Nicolas Bouliane

Driving in Armenia Posted on

I spent a few days driving in Armenia during my motorcycle trip from Germany to Kazakhstan. I learned a few things along the way that might help fellow travellers. Most of what I learned while driving in Georgia also applies to Armenia. I will only cover things that I didn’t cover before.


Every vehicle in Armenia must have liability insurance. You should always keep the proof of insurance with you in the vehicle. If the police stops you, they will want to see it.

Your car insurance probably doesn’t cover you in Armenia, so you must get insurance after you cross the border. You should pay around 3000 dram for 10 days. The insurance sellers near the border will try to charge up to 3 times more. They do not accept credit cards, but they accept other currencies.

You do not need a Carnet de Passage or an International Driving Permit to drive in Armenia. My German driving licence was enough.

Road conditions

You can travel everywhere in Armenia with a regular car. The roads between cities and the roads to other countries are all paved. In small villages, the roads are often rough and unpaved.

The M6 between the Georgian border and Alaverdi is under construction. The last few kilometres before Alaverdi are not paved. You can drive on it with a car, but you will have to avoid lots of potholes. It rained hard when I drove there, but mud was not a problem.

The road on the West bank of Lake Seban is in good condition. There are many patches on the pavement, but no deep potholes. You can safely drive fast on it.

The M4 highway from Jerevan to Lake Seban is in excellent condition. There are two lanes in each direction and the pavement is very smooth.

The E117 road from Jerevan to Tatev is paved, but the pavement is very bumpy. You will have to swerve to avoid bumps in the road.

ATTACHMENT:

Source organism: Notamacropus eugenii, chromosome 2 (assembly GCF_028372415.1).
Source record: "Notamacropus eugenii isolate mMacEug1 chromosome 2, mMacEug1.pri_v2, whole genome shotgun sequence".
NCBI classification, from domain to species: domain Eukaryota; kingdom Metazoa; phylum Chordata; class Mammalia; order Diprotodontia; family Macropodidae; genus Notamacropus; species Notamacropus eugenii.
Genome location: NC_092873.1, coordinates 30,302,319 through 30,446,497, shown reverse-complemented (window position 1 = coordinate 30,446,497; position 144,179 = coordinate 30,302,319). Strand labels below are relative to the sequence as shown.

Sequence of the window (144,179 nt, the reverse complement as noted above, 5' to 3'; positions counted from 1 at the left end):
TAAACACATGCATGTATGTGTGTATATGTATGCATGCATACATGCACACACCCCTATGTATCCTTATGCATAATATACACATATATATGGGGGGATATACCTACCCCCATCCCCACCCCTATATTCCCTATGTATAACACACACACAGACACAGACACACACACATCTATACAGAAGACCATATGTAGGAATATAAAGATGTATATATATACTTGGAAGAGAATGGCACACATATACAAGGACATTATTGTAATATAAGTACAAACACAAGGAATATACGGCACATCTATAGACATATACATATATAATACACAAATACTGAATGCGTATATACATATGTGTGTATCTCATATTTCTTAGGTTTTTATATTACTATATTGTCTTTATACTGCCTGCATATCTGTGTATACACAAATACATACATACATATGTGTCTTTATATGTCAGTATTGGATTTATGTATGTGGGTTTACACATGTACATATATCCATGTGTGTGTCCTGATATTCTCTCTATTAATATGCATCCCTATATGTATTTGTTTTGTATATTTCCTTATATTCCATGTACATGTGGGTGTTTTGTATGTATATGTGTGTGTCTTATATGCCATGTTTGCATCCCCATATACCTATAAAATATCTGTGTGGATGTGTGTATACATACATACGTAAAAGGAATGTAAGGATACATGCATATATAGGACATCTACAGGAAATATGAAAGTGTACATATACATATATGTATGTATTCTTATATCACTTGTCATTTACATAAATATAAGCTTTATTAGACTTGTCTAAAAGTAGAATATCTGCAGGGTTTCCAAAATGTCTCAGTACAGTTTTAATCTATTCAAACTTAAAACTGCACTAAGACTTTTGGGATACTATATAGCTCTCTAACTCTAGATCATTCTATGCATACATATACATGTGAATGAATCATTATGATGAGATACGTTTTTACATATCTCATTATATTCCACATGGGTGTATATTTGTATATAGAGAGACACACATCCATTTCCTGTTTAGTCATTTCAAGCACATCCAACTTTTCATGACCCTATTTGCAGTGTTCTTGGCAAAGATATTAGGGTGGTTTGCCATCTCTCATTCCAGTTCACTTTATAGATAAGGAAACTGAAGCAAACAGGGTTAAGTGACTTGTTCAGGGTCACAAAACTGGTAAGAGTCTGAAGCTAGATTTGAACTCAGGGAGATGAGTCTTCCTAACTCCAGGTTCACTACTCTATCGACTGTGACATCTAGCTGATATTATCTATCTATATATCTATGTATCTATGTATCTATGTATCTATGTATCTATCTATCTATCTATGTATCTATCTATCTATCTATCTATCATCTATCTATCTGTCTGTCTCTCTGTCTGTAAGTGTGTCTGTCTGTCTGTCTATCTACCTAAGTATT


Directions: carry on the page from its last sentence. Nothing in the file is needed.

The fuel in Armenia is very good, and very cheap. Gas stations are easy to find if you stay on the main roads. They are usually less than 100 kilometres apart. You can choose between regular (92 octane) and premium (95 octane) fuel. Almost half of the gas stations only have LPG (natural gas).

Armenian fuel stations are not self-service. You park in front of the pump and an employee will come. Point at the type of fuel you want, and tell them how much fuel you want. You give money to the employee after fuelling up. Some gas stations accept credit cards, but not all of them.

Scenic routes

The best route to take is along Lake Seban, down Vardenyats Pass, then on the E117 towards the Tatev monastery. The E117 has 50 kilometres of breathtaking sights. The road from Lake Seban to the Georgian border is also full of nice sights. You can either take the M6 and see the Debed canyon, or the M4 with its gorgeous wheat-draped hills.

Police and photo radars

The photo radars in Armenia look like this. They are always announced with a sign. There is always a flash when they take a photo of you. We were flashed a few times along the way, but did not receive any fines.